Turkish security forces are stretched. Ataturk Airport may be well-secured (now), and Turkish citizens are famously resilient. But security officials and civilians are bearing the brunt of the government’s dangerous policies. Erdogan scrapped a peace process with the Kurdistan Workers’ Party (PKK) in a successful bid to win the November 2015 general election. After an inconclusive June 7, 2015, poll that saw the pro-Kurdish Peoples’ Democratic Party (HDP) cross a historic threshold to enter parliament, he wasn’t taking any chances. The Kurds, he calculated, were the perfect old-new enemy to unite Turks and ensure a victory for his Justice and Development Party (AKP), and he was right.

Turkey’s renewed conflict with the PKK has thrust the Kurdish-majority southeastern region back to the brutal 1990s, with towns such as Suruc and Sanliurfa turning into war zones where few journalists dare go. Erdogan’s crackdown on the press is so thorough that journalists risk arrest, firing, or deportation for perceived transgressions.

And so, an increasing number of Turkish security and intelligence officials — many of them probably pining for the comforts of big city Istanbul or the United States — are being deployed to crappy little southeastern towns to fight an old domestic bogey that has ironically supplied the best fighters in the war against the Islamic State.

The Syrian conflict is changing Turkish society for the worse. Takfiri ideology — which advocates excommunication for Muslims not practicing the faith the strict Salafi way — is replacing the traditionally syncretic form of Islam practiced in Turkey, where Sufism and Hanafi Sunnism has long prevailed.

In places like Gaziantep, the primarily conservative Syrian Sunni Arabs I met had no love for the Islamic State. But they had a passion for a sharia state that stems from decades of hating a Baathist, Alawite-led regime. They also had a disdain for “Western democracy” that comes from decades under a closed, paranoid dictatorship that used anti-Semitism to discredit the West and kept the Sunni majority in check by deploying Islam as an appeasement strategy. When Syria’s Christian community elders say they fear a Sunni takeover of the country, they have a point. As for the Syrian Arab view of the Kurds, it mirrors — if not betters — Turkish levels of distrust. From their vantage points in exile, many Syrian Arabs are convinced the Kurds are out to grab their lands and reduce their power.

The onslaught of takfiri ideology on the one hand and the AKP brand of Islamism on the other threatens to chip away at the hard-fought gains in women’s rights. Polygamy levels, by all accounts, are rising. While statistics do not as yet exist, several news organizations have featured reports on Turkish men taking on hapless, impoverished Syrian women as second wives. Polygamy is illegal in Turkey, but the practice has always existed, especially in the remote southeastern regions. But now the issue is going mainstream. This month, a pro-government Turkish TV station featured an all-male panel complaining that Muslim men in Turkey were not free to observe their religion since they had no legal rights to take up second, or third, or fourth, wives.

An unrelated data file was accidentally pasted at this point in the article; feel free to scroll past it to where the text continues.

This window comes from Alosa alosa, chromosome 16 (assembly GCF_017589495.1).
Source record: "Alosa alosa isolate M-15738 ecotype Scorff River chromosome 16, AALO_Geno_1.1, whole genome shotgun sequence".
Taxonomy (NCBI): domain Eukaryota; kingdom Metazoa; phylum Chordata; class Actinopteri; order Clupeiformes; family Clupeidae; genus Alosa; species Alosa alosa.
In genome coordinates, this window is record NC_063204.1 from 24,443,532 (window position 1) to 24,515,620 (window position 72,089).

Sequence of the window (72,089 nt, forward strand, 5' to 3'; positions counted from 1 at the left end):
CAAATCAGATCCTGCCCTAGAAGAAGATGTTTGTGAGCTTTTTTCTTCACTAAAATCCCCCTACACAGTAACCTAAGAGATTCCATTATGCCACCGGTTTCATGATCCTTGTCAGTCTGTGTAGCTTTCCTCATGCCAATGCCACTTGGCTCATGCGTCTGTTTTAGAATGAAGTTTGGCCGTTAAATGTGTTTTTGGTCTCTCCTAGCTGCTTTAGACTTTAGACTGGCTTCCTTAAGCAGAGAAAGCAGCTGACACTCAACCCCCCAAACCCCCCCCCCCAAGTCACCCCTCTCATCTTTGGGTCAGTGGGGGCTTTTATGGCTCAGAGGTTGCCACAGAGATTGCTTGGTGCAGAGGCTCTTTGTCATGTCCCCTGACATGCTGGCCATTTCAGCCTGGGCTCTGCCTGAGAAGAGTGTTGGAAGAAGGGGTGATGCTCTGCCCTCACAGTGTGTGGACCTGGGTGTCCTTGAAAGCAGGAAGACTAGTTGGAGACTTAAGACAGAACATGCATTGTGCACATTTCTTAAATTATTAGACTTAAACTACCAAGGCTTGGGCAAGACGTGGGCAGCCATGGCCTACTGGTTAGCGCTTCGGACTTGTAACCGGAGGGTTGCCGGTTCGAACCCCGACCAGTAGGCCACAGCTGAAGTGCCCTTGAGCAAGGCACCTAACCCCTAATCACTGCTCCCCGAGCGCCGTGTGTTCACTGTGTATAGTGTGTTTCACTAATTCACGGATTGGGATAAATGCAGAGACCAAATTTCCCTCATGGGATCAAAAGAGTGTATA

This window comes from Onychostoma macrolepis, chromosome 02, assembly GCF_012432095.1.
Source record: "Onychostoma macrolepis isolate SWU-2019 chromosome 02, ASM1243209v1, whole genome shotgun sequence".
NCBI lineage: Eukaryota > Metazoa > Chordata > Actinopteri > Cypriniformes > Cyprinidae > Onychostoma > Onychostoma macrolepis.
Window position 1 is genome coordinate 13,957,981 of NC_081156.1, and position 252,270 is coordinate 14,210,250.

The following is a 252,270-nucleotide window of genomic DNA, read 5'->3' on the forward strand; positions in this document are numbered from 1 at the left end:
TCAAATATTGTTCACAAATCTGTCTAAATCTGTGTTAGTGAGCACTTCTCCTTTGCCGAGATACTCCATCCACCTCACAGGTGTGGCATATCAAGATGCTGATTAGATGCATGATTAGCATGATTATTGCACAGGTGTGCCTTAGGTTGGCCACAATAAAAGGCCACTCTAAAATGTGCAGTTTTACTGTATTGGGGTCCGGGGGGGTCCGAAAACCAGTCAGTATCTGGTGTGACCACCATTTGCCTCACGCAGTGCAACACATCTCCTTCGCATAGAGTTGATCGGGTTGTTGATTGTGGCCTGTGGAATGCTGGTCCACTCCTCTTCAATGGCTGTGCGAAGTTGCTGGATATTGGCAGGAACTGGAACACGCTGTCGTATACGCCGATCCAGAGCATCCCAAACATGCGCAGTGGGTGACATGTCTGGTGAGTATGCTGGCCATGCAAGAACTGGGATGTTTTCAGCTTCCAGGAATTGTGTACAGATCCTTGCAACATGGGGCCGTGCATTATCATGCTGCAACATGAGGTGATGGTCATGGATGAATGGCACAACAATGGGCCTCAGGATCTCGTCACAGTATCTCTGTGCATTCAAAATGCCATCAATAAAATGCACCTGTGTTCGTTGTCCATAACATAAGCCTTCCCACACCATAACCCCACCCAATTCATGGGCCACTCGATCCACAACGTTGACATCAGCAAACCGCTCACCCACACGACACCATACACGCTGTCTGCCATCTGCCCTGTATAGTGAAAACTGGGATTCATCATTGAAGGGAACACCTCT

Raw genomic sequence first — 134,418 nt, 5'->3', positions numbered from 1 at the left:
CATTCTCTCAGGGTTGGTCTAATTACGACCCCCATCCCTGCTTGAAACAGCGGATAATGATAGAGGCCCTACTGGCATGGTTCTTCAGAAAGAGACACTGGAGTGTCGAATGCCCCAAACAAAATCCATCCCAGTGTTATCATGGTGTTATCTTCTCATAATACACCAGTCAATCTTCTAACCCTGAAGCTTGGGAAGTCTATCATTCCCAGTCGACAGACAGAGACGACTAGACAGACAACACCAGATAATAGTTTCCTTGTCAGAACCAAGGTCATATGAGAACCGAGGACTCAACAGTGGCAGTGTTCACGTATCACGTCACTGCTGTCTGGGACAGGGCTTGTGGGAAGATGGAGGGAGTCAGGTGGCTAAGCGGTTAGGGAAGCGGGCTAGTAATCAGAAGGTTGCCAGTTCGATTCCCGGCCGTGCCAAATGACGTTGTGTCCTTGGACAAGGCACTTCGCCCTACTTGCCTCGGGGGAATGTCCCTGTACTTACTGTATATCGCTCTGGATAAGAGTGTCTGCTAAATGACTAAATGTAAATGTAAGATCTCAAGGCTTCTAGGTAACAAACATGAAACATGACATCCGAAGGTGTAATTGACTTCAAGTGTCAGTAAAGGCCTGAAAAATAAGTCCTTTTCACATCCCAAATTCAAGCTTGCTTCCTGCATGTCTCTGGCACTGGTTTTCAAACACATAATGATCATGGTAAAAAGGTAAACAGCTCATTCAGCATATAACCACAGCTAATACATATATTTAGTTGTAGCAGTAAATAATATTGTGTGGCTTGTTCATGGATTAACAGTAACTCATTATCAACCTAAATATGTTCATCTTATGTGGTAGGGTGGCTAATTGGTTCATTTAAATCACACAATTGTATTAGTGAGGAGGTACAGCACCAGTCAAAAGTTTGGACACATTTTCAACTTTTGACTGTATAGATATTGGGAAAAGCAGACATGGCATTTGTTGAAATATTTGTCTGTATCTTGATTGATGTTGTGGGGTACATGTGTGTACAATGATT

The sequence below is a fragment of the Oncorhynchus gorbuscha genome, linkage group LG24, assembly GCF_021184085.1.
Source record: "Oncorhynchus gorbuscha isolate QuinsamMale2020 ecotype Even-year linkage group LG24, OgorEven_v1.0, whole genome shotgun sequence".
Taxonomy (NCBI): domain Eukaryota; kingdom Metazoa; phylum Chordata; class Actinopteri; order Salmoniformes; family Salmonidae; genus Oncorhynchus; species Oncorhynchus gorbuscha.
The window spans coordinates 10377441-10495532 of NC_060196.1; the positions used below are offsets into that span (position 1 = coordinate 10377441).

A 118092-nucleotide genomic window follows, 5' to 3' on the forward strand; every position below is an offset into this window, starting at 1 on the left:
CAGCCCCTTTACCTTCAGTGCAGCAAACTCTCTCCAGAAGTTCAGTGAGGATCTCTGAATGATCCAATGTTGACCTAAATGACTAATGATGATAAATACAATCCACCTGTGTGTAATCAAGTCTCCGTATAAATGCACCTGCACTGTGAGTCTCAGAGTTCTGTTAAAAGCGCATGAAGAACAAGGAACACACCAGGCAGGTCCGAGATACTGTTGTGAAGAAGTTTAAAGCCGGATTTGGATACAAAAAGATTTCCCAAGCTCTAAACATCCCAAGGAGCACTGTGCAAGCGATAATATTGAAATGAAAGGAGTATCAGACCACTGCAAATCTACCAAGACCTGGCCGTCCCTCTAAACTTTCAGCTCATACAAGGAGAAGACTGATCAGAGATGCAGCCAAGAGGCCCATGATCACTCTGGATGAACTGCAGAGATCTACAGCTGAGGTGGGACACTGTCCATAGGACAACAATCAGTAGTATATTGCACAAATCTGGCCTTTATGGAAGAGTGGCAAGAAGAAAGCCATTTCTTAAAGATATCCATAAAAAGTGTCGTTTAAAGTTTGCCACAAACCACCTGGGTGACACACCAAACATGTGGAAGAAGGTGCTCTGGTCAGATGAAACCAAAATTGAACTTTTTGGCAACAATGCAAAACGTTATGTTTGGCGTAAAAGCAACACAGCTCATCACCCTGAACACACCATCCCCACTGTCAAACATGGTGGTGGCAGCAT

Many Turkish women are incensed by the rise in polygamy. Local women’s rights groups are launching awareness campaigns, and lawyers are ready to take cases to court — if only they could get some. If this issue keeps spiraling, it will increase the divides in an already divided country. This, in turn, could trigger a backlash against Syrian refugees in a country that has borne the brunt of the migrant crisis.

The Turkish people have been exceptionally hospitable to the Syrian refugees living in the border areas, as well as major Turkish towns and cities. But there’s a palpable frustration as Turks complain of rising rents, Syrians receiving free education while they have to pay school fees, Syrian fighters getting immediate medical attention at government hospitals while they have to wait in line … and so on. A day after the Ataturk Airport attack, when Prime Minister Yildirim visited the wounded at an Istanbul hospital, he was met with hostility and cries of, “You have turned us into Syria,” according to Turkish press reports.

Erdogan’s popularity levels are still high, but a number of Turks confess that while they voted for the AKP last year, they’re fed up and can’t see themselves voting for Erdogan’s party again. In sharp contrast, every Syrian I met in Turkey proudly declared himself or herself a fan of the Turkish president. “I love Erdogan because he welcomed me. I love him because he provided me security and I can live here, as a Muslim, freely,” a Syrian translator in Gaziantep told me.

It’s not often that the leader of a country so generously serves the citizens of another, putting his own nation’s security at risk. The Ataturk Airport attack may well highlight these discrepancies and may open yet another dangerous chapter in the history of the Syrian conflict.

Photo credit: Turkish Presidency/Murat Cetinmuhurdar/Anadolu Agency/Getty Images

 Twitter: @leelajacinto